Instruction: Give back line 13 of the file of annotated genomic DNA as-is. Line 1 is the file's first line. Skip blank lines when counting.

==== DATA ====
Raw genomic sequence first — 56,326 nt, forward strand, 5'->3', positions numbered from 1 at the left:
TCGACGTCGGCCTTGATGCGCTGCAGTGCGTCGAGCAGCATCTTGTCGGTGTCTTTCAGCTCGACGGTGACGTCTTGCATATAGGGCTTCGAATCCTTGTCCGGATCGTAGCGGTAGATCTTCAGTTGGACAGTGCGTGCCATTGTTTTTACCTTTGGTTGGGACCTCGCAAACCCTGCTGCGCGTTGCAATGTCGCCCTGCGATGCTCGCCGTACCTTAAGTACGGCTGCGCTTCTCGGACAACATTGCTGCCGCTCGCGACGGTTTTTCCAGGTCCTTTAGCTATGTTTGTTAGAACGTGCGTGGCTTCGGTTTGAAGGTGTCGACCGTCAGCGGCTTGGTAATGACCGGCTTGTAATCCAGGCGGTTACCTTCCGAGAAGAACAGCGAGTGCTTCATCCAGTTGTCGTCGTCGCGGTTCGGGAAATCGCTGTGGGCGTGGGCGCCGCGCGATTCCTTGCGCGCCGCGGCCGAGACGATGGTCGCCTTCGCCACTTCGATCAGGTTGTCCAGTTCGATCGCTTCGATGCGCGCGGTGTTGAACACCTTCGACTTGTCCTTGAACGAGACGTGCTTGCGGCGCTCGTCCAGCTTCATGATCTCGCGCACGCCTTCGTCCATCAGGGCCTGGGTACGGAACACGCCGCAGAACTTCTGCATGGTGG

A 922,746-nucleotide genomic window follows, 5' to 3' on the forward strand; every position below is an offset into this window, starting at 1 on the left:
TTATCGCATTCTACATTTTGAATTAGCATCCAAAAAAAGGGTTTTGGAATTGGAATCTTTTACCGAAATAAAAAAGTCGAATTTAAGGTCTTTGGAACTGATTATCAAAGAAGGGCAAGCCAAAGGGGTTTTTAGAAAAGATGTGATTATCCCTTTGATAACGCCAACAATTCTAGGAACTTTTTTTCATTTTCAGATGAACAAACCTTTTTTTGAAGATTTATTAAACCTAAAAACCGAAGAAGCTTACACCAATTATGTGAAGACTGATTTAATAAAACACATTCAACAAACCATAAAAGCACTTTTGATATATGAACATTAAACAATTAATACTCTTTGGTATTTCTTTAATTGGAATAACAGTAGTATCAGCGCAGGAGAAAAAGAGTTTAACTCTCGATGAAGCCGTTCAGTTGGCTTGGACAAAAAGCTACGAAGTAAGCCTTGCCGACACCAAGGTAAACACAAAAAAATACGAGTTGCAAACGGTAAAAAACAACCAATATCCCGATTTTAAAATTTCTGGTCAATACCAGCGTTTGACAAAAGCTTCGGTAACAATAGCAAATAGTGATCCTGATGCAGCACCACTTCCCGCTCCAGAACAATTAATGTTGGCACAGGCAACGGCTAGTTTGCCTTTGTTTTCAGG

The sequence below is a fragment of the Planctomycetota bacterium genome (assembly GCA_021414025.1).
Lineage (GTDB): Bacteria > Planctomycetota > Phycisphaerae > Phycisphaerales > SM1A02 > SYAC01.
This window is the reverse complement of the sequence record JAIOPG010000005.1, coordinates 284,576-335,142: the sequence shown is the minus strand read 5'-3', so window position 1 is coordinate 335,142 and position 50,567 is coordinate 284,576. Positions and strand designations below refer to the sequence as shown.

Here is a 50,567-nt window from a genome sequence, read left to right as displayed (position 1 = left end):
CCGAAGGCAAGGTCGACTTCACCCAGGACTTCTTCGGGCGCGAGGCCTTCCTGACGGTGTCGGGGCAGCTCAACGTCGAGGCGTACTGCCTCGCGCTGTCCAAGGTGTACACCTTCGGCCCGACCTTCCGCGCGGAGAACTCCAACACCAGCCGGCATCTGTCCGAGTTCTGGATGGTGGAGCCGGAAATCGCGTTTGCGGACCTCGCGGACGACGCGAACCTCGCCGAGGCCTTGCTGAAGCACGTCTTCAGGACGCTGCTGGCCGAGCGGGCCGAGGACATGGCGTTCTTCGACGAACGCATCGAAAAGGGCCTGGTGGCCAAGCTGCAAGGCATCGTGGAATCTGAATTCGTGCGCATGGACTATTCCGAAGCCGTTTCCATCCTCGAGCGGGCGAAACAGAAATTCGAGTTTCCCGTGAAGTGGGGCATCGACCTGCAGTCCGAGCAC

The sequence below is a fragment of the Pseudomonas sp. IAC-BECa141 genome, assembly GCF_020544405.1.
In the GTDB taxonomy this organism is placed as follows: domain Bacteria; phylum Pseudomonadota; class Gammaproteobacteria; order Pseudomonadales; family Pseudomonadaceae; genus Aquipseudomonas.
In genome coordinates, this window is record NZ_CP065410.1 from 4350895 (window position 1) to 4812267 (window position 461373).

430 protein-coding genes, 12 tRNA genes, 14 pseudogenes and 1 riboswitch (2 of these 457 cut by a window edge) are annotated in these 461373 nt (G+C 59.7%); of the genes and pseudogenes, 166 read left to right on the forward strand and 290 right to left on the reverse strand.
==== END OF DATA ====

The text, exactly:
430 protein-coding genes, 12 tRNA genes, 14 pseudogenes and 1 riboswitch (2 of these 457 cut by a window edge) are annotated in these 461373 nt (G+C 59.7%); of the genes and pseudogenes, 166 read left to right on the forward strand and 290 right to left on the reverse strand.